‘Godzilla x Kong: The New Empire’ is here to please your lizard brain

(2.5 stars)

Evolution doesn’t always stomp forward in a straight line. It’s been less than a month since the Japanese action-drama “Godzilla Minus One” made Godzilla respectable and won the nuclear-powered lizard the first Oscar of his 70-year career. Now comes the Hollywood blockbuster “Godzilla x Kong: The New Empire” to remind the giant beast he has no business hobnobbing with little gold men. He and the big ape exist to smash stuff, and boy do they ever in this messy, sporadically stunning monster brawler. No fewer than two — two! — rival nasties get ripped in half before the title card hits the screen. In Italy, Godzilla turns a squid-faced crab into cioppino. Meanwhile, deep in the Earth’s core, King Kong howls as sabretooth-tiger innards dribble down his chin. Merchant Ivory, this isn’t — and not a single person in my theater wished otherwise.

The 2021 entry “Godzilla vs. Kong” was quite good, a pure-intentioned, muscular spectacle. This sequel is clunkier, which is odd as returning director Adam Wingard and screenwriters Terry Rossio, Simon Barrett and Jeremy Slater have trimmed away the vestigial characters who had been tagging along since 2019’s “Godzilla: King of the Monsters.” They’ve slashed the Homo sapiens leads from 10 actors to four: scientist Ilene Andrews (Rebecca Hall) and her adopted daughter Jia (Kaylee Hottle), a conspiracy-chasing podcaster named Bernie (Brian Tyree Henry), and a madcap biologist named Trapper (Dan Stevens). Even in such small company, the two men contribute little more than fleeting comic relief. Henry does a snort-worthy sendup of the terminally online (though it’s beyond me why the guy prattles on about aliens when there are enough bizarre creatures on Earth) while Stevens, clad in a bright Hawaiian shirt, plays a poetic-adventurer-meets-Ace Ventura type, which would have been even funnier if someone didn’t call him Ace Ventura to his face.

Their attention — and ours — is on the monsters, specifically the challenge of figuring out what’s driving Kong and Godzilla to roam around beating up other titans. Part of the film’s charm is that the humans are often flummoxed; they tend to know where the creatures are headed, but rarely why or what they can do to help, a relatable frustration for anyone who has ever dragged their pet to the vet and gotten a diagnosis of stress. Kong might be lonely, or he might have a toothache, or he might be responding to electrical anomalies in the air; Godzilla sometimes goes to Rome just to use the Colosseum as a dog bed. In Wingard’s hands, neither beast carries the burden of being a metaphor for humanity’s sins. They’re simply animals. And it’s great fun to see them act like animals, to rampage without shame, as when Kong snatches a baby critter and hurls it like a ninja star.

The movie alternates between prankish laughs and visual poetry. You could freeze-frame half the images for a prog-rock album cover. The camera goes spinning in loops, pastel crystals jut out everywhere, a mountain range is dusted pink and purple just because. All sorts of things zip around the screen, including a flock of prehistoric birds with black-and-yellow zebra-striped feathers that look like they’re cosplaying as Eddie Van Halen. There’s a rollicking sequence in which the gang plummets into the center of the Earth and the editing gets so choppy you can imagine gravity struggling to yoink the film reel from its sprockets. Better still, in one marvelous, wordless interlude, an ape tells a joke to a cavern full of other apes. We have no idea what his hoots mean, yet we understand everything that’s going on.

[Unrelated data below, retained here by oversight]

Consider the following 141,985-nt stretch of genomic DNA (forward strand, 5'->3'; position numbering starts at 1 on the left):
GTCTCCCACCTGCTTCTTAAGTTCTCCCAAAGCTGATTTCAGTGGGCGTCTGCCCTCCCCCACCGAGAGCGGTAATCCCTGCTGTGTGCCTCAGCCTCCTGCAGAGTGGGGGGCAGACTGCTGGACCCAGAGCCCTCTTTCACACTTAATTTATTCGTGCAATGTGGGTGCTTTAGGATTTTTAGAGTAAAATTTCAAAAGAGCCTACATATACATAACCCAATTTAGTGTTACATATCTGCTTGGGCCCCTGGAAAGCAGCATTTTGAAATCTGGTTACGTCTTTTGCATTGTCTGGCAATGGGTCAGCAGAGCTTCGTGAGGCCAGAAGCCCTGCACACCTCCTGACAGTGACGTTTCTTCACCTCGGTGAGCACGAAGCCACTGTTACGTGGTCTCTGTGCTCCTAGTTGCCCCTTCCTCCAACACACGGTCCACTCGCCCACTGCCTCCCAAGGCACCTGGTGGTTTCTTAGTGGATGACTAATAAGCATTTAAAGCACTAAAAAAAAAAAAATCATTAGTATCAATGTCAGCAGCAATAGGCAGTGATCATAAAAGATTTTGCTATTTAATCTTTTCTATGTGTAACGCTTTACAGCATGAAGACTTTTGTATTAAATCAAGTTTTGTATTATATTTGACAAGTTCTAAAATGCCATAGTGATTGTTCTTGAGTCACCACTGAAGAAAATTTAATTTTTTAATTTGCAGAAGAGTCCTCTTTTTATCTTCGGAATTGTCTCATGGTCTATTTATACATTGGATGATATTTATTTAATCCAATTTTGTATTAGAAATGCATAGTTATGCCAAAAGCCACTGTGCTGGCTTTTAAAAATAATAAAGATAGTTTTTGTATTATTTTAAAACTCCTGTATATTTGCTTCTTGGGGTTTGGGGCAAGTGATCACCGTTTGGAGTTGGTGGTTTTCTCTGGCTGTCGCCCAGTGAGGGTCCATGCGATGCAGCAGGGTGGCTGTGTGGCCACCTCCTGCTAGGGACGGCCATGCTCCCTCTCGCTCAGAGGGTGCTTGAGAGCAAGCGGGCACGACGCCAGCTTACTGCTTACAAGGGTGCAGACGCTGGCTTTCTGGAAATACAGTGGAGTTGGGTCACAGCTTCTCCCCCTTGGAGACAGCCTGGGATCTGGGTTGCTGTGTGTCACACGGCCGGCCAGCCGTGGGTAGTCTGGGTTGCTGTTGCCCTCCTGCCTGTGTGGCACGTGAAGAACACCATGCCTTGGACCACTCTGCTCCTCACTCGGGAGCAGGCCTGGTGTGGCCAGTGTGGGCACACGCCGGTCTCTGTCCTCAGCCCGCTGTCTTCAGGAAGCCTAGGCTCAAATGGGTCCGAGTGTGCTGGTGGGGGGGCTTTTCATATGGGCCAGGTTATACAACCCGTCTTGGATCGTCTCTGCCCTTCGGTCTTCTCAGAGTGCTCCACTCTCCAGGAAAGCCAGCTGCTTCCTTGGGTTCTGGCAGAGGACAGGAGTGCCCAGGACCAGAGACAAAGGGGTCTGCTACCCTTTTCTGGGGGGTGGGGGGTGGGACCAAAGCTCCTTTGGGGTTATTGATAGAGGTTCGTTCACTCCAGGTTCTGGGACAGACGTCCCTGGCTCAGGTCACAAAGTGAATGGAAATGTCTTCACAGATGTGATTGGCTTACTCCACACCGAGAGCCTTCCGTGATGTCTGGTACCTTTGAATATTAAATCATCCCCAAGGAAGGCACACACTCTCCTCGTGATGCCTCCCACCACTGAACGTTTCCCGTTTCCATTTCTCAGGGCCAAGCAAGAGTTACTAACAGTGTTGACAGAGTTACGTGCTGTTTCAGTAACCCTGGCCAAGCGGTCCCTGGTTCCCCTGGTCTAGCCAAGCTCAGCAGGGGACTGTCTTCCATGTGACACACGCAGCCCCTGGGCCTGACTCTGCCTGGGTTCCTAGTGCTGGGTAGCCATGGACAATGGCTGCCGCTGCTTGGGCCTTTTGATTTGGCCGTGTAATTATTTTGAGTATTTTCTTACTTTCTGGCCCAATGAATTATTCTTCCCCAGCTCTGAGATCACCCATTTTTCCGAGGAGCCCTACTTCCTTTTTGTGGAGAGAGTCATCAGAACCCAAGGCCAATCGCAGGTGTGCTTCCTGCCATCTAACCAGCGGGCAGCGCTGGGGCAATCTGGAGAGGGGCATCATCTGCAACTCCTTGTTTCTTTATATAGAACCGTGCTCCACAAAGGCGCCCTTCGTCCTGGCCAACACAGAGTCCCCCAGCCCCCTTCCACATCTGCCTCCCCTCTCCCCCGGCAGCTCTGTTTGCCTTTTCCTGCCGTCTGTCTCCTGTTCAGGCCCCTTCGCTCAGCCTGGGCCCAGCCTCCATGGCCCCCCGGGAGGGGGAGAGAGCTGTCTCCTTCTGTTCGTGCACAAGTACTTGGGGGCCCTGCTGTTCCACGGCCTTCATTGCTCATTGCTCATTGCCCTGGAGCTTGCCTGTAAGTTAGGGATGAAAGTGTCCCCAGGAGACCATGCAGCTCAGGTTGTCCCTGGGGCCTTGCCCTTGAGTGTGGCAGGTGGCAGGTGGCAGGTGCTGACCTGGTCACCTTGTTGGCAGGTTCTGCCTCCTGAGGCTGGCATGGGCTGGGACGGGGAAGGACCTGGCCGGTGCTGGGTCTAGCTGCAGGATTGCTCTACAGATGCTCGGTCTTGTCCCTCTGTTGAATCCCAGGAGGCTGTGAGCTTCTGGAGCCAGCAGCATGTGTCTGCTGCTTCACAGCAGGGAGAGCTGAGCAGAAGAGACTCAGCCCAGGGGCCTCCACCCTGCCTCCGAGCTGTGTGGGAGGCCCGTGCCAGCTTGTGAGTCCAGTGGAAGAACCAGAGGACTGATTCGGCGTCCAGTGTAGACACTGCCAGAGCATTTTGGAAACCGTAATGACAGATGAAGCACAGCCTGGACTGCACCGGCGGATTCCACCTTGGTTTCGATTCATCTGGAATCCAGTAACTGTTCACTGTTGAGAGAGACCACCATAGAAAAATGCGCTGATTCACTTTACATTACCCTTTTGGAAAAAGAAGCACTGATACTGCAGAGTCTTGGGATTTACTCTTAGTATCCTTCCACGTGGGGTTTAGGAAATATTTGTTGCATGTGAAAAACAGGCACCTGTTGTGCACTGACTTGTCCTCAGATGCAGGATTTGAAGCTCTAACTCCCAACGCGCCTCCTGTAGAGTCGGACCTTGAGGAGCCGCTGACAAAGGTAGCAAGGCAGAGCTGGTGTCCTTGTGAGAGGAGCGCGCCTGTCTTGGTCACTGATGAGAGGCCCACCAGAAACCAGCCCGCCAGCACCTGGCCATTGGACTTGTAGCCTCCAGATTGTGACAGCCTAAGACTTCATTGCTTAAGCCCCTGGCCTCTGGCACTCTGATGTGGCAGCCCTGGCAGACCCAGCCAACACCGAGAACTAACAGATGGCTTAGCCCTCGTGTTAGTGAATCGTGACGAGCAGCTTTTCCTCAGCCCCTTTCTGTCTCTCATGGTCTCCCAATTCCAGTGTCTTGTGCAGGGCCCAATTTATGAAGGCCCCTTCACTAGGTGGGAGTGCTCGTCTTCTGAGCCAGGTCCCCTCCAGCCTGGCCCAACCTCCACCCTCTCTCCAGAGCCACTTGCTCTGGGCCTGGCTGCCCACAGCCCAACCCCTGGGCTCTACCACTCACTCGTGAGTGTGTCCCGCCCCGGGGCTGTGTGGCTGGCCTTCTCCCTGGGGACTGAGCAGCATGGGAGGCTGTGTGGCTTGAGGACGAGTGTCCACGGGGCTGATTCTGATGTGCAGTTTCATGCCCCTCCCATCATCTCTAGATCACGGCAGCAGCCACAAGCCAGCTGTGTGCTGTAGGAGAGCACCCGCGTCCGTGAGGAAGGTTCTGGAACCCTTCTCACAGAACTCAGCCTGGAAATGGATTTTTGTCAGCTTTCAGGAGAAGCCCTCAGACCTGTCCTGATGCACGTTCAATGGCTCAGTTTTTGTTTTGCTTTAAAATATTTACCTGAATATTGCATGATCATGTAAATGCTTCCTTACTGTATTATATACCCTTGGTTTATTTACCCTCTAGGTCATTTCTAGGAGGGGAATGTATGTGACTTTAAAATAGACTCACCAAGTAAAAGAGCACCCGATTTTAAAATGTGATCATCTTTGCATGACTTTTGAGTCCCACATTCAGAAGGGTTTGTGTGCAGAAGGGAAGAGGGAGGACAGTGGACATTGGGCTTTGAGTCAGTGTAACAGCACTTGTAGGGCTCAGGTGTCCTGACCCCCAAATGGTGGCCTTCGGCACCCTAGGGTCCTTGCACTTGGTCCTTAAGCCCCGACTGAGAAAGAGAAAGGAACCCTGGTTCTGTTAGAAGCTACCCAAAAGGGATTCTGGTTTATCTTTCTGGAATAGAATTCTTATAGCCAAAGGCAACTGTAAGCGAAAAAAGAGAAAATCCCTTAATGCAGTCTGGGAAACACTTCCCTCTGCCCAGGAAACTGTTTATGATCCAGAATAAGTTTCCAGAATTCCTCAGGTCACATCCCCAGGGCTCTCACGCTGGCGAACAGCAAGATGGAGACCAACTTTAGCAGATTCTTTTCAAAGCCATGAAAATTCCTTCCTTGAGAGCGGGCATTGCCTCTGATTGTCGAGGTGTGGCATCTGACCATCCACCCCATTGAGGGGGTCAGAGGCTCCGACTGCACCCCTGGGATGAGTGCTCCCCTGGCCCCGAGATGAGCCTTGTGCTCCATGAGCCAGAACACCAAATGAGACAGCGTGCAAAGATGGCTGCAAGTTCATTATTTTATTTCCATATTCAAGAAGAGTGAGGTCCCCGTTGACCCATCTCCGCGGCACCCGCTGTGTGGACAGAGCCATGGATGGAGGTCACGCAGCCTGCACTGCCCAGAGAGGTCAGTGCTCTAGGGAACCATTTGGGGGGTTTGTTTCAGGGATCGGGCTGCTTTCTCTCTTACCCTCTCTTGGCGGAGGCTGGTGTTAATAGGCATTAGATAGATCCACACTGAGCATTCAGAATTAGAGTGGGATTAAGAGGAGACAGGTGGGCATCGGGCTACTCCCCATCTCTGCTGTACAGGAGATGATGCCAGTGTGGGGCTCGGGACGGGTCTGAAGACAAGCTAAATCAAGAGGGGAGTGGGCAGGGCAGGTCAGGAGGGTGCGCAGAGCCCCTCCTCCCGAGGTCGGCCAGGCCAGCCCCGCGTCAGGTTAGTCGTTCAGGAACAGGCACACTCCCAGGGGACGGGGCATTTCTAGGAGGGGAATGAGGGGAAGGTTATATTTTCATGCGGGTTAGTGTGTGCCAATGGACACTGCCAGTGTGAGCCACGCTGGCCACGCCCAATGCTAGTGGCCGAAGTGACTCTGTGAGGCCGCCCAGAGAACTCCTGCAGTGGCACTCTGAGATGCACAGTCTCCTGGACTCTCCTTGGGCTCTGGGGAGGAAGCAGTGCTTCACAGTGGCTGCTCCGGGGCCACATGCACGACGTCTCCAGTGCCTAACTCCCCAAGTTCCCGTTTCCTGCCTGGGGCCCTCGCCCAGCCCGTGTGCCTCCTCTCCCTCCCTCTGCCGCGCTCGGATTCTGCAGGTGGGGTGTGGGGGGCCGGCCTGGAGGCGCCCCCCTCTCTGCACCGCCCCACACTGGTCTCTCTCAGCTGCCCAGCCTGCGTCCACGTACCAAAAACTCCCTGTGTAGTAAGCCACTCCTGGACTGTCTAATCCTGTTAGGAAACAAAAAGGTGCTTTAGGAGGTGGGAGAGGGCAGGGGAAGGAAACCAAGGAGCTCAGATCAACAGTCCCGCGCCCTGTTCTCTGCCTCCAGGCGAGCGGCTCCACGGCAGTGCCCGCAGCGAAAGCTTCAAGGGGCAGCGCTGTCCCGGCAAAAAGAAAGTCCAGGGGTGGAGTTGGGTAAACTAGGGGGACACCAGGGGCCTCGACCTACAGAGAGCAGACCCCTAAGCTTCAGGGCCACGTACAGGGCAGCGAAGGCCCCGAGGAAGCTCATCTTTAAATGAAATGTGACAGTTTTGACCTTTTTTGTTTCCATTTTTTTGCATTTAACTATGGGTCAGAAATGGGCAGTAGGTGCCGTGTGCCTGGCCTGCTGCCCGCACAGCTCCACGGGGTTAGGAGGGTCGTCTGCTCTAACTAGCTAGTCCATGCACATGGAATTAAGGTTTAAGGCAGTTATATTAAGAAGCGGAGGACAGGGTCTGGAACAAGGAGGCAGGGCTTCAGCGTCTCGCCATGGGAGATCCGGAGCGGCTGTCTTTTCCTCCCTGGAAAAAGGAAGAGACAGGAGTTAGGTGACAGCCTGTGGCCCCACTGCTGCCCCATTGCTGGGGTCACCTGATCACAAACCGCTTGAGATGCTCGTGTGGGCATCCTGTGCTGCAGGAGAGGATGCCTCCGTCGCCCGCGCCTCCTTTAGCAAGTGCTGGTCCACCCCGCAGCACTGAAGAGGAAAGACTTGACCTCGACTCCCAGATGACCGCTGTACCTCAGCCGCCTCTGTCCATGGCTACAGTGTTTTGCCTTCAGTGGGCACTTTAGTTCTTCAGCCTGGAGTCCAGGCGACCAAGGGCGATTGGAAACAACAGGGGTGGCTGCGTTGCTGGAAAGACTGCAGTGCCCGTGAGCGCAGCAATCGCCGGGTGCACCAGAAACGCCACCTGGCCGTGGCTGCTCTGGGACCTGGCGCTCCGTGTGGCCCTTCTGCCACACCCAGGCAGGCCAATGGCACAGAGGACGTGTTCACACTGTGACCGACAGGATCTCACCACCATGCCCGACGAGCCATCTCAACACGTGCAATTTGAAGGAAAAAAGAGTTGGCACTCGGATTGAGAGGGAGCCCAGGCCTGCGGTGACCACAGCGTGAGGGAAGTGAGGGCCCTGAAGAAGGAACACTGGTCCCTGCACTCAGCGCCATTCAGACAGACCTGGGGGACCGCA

The script trips itself up trying to draw thematic ties between Kong and Jia, as orphaned primates who fear they’ll never find a home. The parallel is too leaden for a movie this featherweight, and where the last film hinged on a simple question — are Kong and Godzilla willing to concede that they are co-alphas? — now everyone has to go and save the world. Confoundingly, about halfway through the movie, the characters discover a prophecy that lays out everything that’s going to happen in the last act. Why scuttle the suspense (and that surprise cameo)?

Wingard’s not a sentimentalist, and “Godzilla x Kong” stumbles whenever he tries to slap phony emotions onto the film to make it more like a generic crowd-pleaser. He’s a showman, a popcorn guy with excellent aesthetics. Let James Cameron give his “Avatar” organisms biological plausibility. Wingard just wants to tint one monster hot pink, another one gold and another the opalescent shimmer of a 12-year-old’s first bottle of nail polish.

The movie’s biggest hurdle is that Wingard used up his best ideas in the last one, especially that phenomenal sequence where Godzilla and Kong duked it out in a neon-trimmed Hong Kong. In lieu of repeating itself, many of this film’s big battles take place in natural settings, like one in Egypt where all the colors are earth tones. A more earnest film couldn’t get away with razing the Pyramids of Giza, let along several city blocks of Rio de Janeiro. Someone would have to pipe up and say: But what about human culture? What about human civilians? Those quibbles might have merit in a moralistic superhero flick or (yikes!) an Oscar contender. But when it comes to the high jinks of this 36-story lizard, just throw up your hands and cheer.

PG-13. At area theaters. Critter-on-critter violence and action. 114 minutes.

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